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Development and Preliminary Evaluation of a New Bin Filler for Apple Harvesting and In-Field Sorting Machine

Published by the American Society of Agricultural and Biological Engineers, St. Joseph, Michigan www.asabe.org

Citation:  Transactions of the ASABE. 60(6): 1839-1849. (doi: 10.13031/trans.12488) @2017
Authors:   Zhao Zhang, Anand Kumar Pothula, Renfu Lu
Keywords:   Apples, Automatic control, Bin filling, Bruising, Harvest, Sensors, Sorting and grading.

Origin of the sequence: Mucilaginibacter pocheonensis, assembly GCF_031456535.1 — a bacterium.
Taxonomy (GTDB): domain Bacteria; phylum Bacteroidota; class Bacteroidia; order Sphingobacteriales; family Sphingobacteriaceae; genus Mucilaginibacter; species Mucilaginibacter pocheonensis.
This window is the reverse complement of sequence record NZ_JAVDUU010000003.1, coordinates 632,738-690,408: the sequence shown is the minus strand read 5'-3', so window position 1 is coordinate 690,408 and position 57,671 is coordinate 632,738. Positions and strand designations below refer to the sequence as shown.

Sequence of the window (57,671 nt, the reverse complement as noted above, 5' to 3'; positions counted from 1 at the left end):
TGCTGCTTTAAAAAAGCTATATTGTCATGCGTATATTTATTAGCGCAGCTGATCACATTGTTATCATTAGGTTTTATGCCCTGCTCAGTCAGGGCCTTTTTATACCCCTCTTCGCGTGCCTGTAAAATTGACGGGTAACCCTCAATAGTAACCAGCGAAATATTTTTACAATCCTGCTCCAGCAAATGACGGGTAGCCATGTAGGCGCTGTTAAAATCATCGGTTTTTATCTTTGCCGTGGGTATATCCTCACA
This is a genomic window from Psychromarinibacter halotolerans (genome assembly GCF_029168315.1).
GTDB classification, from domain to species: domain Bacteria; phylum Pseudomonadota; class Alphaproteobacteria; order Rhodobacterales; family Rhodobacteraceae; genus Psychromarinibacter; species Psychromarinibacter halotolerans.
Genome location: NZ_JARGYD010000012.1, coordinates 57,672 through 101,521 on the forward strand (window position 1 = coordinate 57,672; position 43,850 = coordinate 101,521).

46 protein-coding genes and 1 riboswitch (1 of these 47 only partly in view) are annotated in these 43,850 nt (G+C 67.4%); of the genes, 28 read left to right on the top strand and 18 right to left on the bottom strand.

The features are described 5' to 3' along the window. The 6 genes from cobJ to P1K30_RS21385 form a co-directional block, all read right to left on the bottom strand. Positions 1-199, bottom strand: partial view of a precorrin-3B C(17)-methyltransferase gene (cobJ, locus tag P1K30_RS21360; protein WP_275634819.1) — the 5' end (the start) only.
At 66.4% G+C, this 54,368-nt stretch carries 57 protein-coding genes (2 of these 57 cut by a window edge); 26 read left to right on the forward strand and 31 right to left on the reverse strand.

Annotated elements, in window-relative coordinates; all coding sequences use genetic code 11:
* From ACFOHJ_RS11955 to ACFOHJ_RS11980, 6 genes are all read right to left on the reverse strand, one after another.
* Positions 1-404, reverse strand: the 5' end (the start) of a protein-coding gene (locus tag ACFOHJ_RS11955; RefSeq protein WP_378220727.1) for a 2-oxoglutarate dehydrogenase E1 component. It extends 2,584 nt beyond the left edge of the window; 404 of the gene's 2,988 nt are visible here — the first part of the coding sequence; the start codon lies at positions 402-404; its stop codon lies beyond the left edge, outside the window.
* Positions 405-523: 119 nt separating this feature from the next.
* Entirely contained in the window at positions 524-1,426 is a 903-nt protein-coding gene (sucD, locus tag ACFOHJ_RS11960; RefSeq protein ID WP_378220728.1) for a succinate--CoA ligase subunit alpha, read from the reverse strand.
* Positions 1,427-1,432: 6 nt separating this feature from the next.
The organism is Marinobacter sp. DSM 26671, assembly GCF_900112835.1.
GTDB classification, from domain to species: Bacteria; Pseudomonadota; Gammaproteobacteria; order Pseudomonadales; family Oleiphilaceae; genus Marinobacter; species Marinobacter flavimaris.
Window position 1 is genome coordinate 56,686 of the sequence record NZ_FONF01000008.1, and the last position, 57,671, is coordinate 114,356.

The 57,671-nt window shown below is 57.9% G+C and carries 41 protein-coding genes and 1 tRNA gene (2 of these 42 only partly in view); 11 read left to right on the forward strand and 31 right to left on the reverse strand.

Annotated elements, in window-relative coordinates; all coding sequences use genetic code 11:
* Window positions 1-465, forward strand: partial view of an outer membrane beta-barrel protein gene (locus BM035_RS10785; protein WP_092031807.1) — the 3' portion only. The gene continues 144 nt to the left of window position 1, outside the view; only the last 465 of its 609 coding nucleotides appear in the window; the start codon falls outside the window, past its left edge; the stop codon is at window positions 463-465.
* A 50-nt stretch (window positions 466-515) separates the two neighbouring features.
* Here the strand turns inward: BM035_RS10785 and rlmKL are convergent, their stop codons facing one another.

Abstract. The bin filler, which is used for filling the fruit container or bin with apples coming from the sorting system, plays a critical role in the self-propelled apple harvest and in-field sorting (HIS) machine that is being developed in our laboratory. Two major technical challenges in developing the bin filler are limited space in the HIS machine and high throughput. A literature review showed that despite many different types of bin fillers currently available for in-field use, none of them is suitable for the HIS machine because of their large size, use of the bin rotating design concept, and high unit cost. Effort has thus been made on the development of new bin filling technology for use with the HIS machine. The new bin filler mainly consists of a mechanical system with a pinwheel design and an automatic control system. A key innovation in the mechanical system is the use of two foam rollers to catch freely falling apples, which has greatly simplified the bin filler design and also made the system compact and lower in cost. The control system is mainly composed of an onboard Arduino microcontroller and three sensors (one infrared sensor and two Hall effect sensors) to monitor and measure the status of apples filling the bin as well as the rotational speed of the pinwheel. A program was developed for the Arduino microcontroller to record and process the data from the sensors in real-time to achieve automatic control of the bin filling. Laboratory tests with ‘Gala‘ apples demonstrated that 97% of apples that had been handled by the new bin filler were rated Extra Fancy grade, and its performance exceeded the industry‘s requirement for bruising damage to apples.

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